13. The seat storage system in combination with a motor vehicle of claim 11, wherein each of said first and second pairs of swing arms pivot through approximately 180° as said retractable seat is moved from said operative condition to said stored condition.
14. The seat storage system in combination with a motor vehicle of claim 11, wherein said first and second guide tracks each open in a generally horizontal direction.
15. The seat storage system in combination with a motor vehicle of claim 11, wherein said first ends of said first and second pairs of swing arms are attached adjacent to laterally opposing sides of said retractable seat.
16. The seat storage system in combination with a motor vehicle of claim 11, wherein said retractable seat is solely interconnected to the body through said first and second pairs of swing arms and said first and second guide tracks.
17. The seat storage system in combination with a motor vehicle of claim 11, further comprising a storage tub located below the interior floor of the rear storage area, said retractable seat disposed in said storage tub when in said stored condition.
Description
BACKGROUND OF THE INVENTION

1. Technical Field

The present invention generally relates to seating systems for motor vehicles and, more particularly, relates to a seat assembly for a motor vehicle which is stored below the surface of the vehicle's floor. The invention also pertains to a related method.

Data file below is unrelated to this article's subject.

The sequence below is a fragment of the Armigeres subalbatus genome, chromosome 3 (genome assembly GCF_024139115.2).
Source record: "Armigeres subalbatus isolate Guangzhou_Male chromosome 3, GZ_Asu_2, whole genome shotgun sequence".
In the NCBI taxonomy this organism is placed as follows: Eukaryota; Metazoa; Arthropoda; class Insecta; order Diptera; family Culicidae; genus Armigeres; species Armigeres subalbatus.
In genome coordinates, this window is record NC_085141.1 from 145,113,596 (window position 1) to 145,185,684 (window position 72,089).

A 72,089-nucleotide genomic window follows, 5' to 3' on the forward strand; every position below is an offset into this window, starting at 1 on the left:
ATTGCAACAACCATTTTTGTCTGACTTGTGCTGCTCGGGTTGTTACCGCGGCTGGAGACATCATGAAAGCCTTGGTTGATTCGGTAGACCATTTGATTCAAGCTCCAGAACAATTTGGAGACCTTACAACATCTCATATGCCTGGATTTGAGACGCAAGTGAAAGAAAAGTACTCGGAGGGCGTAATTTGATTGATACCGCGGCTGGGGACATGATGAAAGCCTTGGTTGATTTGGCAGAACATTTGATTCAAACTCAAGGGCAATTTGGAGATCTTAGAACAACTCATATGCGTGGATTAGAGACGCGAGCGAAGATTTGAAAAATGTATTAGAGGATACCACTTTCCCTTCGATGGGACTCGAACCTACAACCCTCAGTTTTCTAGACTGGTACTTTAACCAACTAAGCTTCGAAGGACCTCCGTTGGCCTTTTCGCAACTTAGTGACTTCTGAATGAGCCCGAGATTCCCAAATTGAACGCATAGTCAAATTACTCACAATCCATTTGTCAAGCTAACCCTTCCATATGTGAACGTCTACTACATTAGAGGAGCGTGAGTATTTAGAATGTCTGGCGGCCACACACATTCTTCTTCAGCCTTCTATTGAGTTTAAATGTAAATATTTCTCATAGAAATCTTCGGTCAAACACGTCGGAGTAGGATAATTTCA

2. Discussion

Automotive vehicles, such as minivans, vans, station wagons, sport utility vehicles and the like, are often purchased for their carrying capacity. This carrying capacity includes both the transportation of passengers and the transportation of various sizes and amounts of cargo. For this reason, many of these vehicles are provided with one or more retractable seats which enable increased storage capacity when there is a limited number of passengers.

To satisfy the conflicting goals of maximizing passenger and cargo capacity, it is known to provide a motor vehicle with a removable seat assembly. For example, many current minivans are equipped with a rear bench seat that can be removed in order to increase cargo capacity. While such arrangements have proven to be commercially successful, they are associated with disadvantages. For example, the weight and awkwardness of the vehicle seat often require two persons for removal. Additionally, it is not always convenient to store the seat assembly once removed from the motor vehicle.

To a more limited extent, it is also known to provide motor vehicles with retractable seats. For example, the prior art has shown retractable seat assemblies which fold into a seat storage compartment. One such example is shown in U.S. Pat. No. 5,195,795.

In view of known prior constructions, it remains desirable to provide a seat assembly retractable into a rearward storage area which does not restrict under seat storage.

SUMMARY OF THE INVENTION